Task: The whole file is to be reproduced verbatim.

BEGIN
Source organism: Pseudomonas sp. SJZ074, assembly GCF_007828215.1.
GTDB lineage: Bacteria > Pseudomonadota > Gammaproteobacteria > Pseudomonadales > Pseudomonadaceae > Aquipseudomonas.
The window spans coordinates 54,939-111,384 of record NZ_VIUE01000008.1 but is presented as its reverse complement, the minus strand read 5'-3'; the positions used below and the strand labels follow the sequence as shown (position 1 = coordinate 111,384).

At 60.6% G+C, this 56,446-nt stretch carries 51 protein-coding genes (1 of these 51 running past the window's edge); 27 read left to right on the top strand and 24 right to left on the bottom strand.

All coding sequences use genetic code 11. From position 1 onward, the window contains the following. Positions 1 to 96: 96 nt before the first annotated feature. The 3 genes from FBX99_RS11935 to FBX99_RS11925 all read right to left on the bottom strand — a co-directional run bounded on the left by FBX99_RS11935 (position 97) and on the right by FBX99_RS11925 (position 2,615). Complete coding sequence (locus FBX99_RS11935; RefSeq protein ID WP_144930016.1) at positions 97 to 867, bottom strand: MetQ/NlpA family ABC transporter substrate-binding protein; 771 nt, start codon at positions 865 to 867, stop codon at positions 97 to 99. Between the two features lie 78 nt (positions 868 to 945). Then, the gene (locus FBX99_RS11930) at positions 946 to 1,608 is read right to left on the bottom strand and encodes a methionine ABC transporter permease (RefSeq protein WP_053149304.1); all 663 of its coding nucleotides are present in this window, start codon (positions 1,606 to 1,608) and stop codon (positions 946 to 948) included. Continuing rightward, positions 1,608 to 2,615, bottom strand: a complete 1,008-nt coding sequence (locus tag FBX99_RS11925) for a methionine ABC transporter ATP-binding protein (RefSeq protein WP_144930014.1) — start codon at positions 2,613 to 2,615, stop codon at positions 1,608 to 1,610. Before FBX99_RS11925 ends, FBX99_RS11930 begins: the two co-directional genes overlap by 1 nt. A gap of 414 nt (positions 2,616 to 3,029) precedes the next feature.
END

Source organism: Pseudomonas sp. SJZ074, assembly GCF_007828215.1.
GTDB lineage: Bacteria > Pseudomonadota > Gammaproteobacteria > Pseudomonadales > Pseudomonadaceae > Aquipseudomonas.
The window spans coordinates 54,939-111,384 of record NZ_VIUE01000008.1 but is presented as its reverse complement, the minus strand read 5'-3'; the positions used below and the strand labels follow the sequence as shown (position 1 = coordinate 111,384).

At 60.6% G+C, this 56,446-nt stretch carries 51 protein-coding genes (1 of these 51 running past the window's edge); 27 read left to right on the top strand and 24 right to left on the bottom strand.

All coding sequences use genetic code 11. From position 1 onward, the window contains the following. Positions 1 to 96: 96 nt before the first annotated feature. The 3 genes from FBX99_RS11935 to FBX99_RS11925 all read right to left on the bottom strand — a co-directional run bounded on the left by FBX99_RS11935 (position 97) and on the right by FBX99_RS11925 (position 2,615). Complete coding sequence (locus FBX99_RS11935; RefSeq protein ID WP_144930016.1) at positions 97 to 867, bottom strand: MetQ/NlpA family ABC transporter substrate-binding protein; 771 nt, start codon at positions 865 to 867, stop codon at positions 97 to 99. Between the two features lie 78 nt (positions 868 to 945). Then, the gene (locus FBX99_RS11930) at positions 946 to 1,608 is read right to left on the bottom strand and encodes a methionine ABC transporter permease (RefSeq protein WP_053149304.1); all 663 of its coding nucleotides are present in this window, start codon (positions 1,606 to 1,608) and stop codon (positions 946 to 948) included. Continuing rightward, positions 1,608 to 2,615, bottom strand: a complete 1,008-nt coding sequence (locus tag FBX99_RS11925) for a methionine ABC transporter ATP-binding protein (RefSeq protein WP_144930014.1) — start codon at positions 2,613 to 2,615, stop codon at positions 1,608 to 1,610. Before FBX99_RS11925 ends, FBX99_RS11930 begins: the two co-directional genes overlap by 1 nt. A gap of 414 nt (positions 2,616 to 3,029) precedes the next feature.